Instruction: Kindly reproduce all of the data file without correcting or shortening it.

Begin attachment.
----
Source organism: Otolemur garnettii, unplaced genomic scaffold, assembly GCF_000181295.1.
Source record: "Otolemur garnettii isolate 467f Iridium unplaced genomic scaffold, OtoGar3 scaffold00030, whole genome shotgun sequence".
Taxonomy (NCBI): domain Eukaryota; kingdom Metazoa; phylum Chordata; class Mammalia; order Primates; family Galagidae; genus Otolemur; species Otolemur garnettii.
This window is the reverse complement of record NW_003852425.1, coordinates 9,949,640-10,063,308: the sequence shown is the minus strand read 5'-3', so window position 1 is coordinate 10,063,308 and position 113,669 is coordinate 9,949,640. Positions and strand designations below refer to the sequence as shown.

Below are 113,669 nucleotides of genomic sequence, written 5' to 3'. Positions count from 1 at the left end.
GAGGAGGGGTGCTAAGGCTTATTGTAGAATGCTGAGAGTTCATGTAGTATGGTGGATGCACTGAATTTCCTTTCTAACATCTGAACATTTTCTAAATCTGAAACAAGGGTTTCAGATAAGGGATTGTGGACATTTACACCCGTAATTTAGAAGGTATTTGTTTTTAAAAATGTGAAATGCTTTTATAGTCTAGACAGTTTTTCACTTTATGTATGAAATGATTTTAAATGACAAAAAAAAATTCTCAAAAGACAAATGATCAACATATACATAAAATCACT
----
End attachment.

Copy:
Source organism: Otolemur garnettii, unplaced genomic scaffold, assembly GCF_000181295.1.
Source record: "Otolemur garnettii isolate 467f Iridium unplaced genomic scaffold, OtoGar3 scaffold00030, whole genome shotgun sequence".
Taxonomy (NCBI): domain Eukaryota; kingdom Metazoa; phylum Chordata; class Mammalia; order Primates; family Galagidae; genus Otolemur; species Otolemur garnettii.
This window is the reverse complement of record NW_003852425.1, coordinates 9,949,640-10,063,308: the sequence shown is the minus strand read 5'-3', so window position 1 is coordinate 10,063,308 and position 113,669 is coordinate 9,949,640. Positions and strand designations below refer to the sequence as shown.

Below are 113,669 nucleotides of genomic sequence, written 5' to 3'. Positions count from 1 at the left end.
GAGGAGGGGTGCTAAGGCTTATTGTAGAATGCTGAGAGTTCATGTAGTATGGTGGATGCACTGAATTTCCTTTCTAACATCTGAACATTTTCTAAATCTGAAACAAGGGTTTCAGATAAGGGATTGTGGACATTTACACCCGTAATTTAGAAGGTATTTGTTTTTAAAAATGTGAAATGCTTTTATAGTCTAGACAGTTTTTCACTTTATGTATGAAATGATTTTAAATGACAAAAAAAAATTCTCAAAAGACAAATGATCAACATATACATAAAATCACT